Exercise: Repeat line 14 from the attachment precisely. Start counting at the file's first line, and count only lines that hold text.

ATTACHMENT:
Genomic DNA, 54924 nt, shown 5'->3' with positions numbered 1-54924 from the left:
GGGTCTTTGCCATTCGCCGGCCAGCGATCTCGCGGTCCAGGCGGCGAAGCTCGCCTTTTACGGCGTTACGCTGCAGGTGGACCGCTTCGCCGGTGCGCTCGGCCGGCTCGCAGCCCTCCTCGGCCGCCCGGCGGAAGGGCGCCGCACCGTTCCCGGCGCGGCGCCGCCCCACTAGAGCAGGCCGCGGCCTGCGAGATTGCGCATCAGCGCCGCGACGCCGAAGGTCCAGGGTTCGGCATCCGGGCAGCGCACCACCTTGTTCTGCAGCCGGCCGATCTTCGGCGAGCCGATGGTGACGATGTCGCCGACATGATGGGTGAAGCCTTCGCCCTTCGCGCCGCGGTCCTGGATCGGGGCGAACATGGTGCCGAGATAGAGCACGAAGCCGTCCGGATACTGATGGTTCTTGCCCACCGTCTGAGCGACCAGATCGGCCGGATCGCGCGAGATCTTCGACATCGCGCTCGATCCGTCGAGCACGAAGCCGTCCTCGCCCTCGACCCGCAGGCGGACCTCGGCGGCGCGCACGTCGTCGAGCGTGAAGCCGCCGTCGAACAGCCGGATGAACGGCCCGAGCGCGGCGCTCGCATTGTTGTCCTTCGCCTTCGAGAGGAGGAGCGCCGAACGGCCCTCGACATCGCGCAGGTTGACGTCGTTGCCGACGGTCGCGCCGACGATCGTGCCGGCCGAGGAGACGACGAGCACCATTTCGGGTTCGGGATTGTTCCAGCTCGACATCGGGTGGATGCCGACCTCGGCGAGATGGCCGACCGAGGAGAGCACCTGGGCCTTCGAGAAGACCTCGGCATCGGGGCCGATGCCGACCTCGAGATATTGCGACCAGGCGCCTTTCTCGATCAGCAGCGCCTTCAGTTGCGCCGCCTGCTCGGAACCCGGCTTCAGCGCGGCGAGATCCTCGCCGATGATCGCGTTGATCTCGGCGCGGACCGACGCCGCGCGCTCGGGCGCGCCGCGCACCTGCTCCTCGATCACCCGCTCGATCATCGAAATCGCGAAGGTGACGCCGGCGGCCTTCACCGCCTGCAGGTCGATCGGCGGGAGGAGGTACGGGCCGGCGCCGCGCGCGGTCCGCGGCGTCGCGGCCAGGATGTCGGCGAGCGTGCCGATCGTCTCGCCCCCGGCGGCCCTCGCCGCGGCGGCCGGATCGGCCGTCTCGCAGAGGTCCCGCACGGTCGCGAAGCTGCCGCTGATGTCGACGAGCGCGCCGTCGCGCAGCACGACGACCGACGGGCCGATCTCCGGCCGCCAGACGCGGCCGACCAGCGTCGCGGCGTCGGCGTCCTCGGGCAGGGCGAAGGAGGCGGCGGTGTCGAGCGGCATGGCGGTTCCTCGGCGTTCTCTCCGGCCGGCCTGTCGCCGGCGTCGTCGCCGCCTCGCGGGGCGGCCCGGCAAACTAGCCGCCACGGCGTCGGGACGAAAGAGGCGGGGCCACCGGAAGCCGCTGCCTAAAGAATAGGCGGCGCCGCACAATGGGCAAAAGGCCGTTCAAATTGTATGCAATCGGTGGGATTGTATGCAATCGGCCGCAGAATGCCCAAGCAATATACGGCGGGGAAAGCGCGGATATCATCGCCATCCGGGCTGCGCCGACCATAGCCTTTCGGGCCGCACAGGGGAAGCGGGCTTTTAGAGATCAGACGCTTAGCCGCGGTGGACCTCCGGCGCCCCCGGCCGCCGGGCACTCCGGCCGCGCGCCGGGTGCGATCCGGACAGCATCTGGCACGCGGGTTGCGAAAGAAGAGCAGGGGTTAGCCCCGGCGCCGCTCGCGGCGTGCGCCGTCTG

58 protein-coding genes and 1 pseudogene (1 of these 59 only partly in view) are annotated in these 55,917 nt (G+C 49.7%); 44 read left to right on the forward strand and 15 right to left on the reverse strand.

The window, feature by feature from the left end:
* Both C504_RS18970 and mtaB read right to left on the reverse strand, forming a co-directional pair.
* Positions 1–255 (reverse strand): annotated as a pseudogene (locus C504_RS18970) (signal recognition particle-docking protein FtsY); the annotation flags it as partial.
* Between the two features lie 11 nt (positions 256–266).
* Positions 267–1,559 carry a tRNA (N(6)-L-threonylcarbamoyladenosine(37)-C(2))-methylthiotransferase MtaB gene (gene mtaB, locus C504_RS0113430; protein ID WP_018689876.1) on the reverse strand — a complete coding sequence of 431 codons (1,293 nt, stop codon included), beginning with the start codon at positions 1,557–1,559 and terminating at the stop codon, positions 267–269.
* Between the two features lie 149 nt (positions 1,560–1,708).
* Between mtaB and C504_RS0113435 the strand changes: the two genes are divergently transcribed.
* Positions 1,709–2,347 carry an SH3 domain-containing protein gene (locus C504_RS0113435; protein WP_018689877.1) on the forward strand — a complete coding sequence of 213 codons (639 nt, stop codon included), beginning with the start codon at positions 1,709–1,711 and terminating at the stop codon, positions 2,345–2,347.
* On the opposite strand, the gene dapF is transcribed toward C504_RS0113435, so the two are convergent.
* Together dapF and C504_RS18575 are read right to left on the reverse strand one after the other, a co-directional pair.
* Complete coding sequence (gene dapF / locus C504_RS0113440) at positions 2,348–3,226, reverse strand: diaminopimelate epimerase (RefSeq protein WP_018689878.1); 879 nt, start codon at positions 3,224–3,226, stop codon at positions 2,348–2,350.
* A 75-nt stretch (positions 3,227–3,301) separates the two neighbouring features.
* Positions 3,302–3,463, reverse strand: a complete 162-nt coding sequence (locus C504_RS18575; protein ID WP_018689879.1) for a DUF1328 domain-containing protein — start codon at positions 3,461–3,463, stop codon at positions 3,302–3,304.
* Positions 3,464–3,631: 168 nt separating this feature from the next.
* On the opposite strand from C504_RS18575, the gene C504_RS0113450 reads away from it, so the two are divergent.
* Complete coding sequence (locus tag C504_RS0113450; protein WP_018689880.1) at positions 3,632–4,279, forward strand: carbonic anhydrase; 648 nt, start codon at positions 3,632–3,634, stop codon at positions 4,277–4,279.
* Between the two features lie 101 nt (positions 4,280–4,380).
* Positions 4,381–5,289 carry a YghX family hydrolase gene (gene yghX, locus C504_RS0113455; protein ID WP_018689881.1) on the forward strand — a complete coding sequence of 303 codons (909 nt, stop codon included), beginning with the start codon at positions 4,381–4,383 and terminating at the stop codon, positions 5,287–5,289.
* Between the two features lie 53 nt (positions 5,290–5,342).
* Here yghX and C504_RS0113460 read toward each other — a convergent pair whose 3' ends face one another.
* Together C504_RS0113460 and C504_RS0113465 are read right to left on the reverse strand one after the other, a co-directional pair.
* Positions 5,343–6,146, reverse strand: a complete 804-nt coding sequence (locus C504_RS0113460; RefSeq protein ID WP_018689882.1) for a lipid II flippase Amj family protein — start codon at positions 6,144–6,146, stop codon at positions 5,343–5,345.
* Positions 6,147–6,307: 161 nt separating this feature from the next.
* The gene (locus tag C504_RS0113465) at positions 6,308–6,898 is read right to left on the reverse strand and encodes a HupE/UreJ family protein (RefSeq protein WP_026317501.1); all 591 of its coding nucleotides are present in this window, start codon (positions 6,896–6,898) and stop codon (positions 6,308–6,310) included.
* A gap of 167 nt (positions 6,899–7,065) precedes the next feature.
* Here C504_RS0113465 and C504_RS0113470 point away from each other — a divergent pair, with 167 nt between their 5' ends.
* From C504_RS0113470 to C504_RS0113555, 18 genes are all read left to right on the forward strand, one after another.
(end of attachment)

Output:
* Complete coding sequence (gene dapF / locus C504_RS0113440) at positions 2,348–3,226, reverse strand: diaminopimelate epimerase (RefSeq protein WP_018689878.1); 879 nt, start codon at positions 3,224–3,226, stop codon at positions 2,348–2,350.